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Sahel Sahara Sahel Ethiopia Rainforest Great Lakes Great Lakes Savanna Swahili Southern Africa

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Timbuktu. Djenné. Koumbi Saleh. For centuries, the Sahel boasted some of Africa's most influential civilizations. Anarrow band of semi-arid land south of the Sahara, the Sahel attracted both Arabs looking for gold from Sudan and Europeans looking for slaves from West Africa. The two influences merged with native ones, creating a culturally complex area. The Sahel is widely French-speaking, Islamic and takes its name ("shore") from Arabic.

But the region, one of the poorest and most environmentally damaged places on earth, has deep troubles. In the 1970s, the Sahel captured international attention when drought and famine killed nearly 200,000 people. Though conditions have since improved, it has yet to shake a vicious cycle of soil erosion, insufficient irrigation, deforestation, overpopulation, desertification and drought. Parts of the region -- like Mali's legendary Timbuktu -- are now more Sahara than Sahel.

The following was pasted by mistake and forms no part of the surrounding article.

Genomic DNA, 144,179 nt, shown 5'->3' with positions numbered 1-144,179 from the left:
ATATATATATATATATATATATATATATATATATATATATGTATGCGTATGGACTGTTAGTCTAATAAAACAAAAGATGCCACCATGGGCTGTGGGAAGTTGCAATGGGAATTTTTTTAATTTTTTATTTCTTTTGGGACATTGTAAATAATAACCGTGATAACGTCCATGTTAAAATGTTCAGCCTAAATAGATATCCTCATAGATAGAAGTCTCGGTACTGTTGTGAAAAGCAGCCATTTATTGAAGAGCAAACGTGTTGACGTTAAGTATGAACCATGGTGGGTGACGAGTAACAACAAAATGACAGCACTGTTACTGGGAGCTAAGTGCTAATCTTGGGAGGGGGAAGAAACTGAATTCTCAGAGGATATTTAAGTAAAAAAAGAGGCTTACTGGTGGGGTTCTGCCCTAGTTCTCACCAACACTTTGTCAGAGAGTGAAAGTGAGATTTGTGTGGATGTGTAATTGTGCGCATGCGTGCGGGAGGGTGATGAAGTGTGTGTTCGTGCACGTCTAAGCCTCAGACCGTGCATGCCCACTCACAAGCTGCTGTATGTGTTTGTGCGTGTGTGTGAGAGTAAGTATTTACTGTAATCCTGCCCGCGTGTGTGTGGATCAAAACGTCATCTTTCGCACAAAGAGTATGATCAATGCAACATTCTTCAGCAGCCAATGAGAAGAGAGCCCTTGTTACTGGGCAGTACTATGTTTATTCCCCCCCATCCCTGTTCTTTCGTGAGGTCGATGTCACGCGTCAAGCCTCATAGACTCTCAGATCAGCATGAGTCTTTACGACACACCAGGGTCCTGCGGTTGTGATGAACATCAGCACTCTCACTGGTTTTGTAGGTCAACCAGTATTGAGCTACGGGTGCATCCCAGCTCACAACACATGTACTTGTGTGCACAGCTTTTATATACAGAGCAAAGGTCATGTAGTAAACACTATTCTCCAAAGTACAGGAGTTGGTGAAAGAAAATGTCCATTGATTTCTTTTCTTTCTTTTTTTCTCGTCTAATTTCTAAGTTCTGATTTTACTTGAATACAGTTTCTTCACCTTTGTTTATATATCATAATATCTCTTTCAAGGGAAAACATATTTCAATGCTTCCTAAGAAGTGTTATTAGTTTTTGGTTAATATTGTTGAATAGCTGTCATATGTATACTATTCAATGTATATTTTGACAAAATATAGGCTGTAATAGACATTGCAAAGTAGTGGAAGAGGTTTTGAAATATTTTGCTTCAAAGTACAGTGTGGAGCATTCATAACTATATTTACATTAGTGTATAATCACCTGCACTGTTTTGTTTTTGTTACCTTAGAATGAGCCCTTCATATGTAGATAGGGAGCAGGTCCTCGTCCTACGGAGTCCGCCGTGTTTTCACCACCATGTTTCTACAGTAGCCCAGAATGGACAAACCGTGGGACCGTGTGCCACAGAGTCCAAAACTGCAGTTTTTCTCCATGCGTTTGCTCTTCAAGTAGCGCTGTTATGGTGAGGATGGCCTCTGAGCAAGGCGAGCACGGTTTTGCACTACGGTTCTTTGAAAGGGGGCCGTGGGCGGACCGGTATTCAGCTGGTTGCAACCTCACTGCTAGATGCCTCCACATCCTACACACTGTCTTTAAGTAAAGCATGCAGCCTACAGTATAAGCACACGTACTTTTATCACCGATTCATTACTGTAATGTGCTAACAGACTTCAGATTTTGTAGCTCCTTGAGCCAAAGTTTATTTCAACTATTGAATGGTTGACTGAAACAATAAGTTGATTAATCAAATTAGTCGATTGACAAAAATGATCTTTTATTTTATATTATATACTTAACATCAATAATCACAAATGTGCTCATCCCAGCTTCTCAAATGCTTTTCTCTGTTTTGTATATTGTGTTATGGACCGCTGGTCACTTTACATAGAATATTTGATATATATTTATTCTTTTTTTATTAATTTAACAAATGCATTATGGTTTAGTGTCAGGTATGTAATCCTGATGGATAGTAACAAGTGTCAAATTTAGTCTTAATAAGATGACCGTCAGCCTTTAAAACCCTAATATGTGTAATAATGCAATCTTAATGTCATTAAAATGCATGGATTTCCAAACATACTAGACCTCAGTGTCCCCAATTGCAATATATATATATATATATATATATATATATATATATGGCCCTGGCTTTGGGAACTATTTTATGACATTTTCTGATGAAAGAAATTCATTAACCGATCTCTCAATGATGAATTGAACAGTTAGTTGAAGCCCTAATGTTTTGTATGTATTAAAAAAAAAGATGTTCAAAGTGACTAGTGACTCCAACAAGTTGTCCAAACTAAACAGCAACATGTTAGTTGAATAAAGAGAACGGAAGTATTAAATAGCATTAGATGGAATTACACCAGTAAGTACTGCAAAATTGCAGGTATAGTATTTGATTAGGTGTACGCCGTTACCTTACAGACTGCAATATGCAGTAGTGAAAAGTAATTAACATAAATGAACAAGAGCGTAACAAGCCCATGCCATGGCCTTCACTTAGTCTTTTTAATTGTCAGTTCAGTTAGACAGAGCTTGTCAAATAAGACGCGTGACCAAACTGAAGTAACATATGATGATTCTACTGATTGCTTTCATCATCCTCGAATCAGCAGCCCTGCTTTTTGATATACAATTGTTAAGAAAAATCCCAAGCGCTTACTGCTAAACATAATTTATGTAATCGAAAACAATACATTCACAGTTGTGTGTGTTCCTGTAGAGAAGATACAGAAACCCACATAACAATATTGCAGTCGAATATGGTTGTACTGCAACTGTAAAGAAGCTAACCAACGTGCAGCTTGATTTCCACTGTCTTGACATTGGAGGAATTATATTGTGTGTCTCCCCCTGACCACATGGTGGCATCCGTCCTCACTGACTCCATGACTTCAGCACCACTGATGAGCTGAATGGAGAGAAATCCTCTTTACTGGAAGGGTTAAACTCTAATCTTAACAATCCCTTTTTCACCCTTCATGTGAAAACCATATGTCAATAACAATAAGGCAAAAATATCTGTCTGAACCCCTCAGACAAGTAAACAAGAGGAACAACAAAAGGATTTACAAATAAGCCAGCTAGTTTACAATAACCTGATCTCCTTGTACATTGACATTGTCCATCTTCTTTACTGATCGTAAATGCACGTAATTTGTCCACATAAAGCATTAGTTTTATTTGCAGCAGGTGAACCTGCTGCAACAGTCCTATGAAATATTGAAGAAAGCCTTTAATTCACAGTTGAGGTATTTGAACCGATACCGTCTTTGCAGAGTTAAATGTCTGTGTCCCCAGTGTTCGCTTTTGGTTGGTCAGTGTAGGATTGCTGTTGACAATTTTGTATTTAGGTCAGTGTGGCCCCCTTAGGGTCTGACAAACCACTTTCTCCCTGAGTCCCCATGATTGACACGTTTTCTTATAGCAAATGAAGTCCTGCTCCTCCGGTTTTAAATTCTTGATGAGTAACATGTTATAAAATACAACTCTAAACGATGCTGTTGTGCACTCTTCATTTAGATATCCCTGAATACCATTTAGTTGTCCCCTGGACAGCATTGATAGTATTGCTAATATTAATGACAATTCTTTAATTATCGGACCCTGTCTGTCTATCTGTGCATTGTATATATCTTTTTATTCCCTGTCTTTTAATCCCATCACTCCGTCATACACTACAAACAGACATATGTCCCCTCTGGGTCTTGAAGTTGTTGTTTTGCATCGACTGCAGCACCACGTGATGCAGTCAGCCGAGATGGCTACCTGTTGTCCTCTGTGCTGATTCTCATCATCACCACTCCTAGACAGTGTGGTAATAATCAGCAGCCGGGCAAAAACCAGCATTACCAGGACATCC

As the environment has suffered, the scramble for income has intensified. Ethnic lines that divided many traditional occupations -- herders and farmers -- have blurred, often sparking bloodshed. Instead of sticking to the land, rural workers are now heading for the cities. Dakar (Senegal), Ougadougou (Burkina Faso), Niamey (Niger) and Bamako (Mali) now hold about 25 percent of the Sahel's population and each year grow by another five percent. Open sewers are common, and electricity, running water and trash collection all too infrequent.

To ease the strain, the Sahel's land must be restored, international development agencies believe. Ambitious tree-planting and irrigation projects dot the Sahel, fueling hopes. Will they succeed? For now, the answer remains in doubt.


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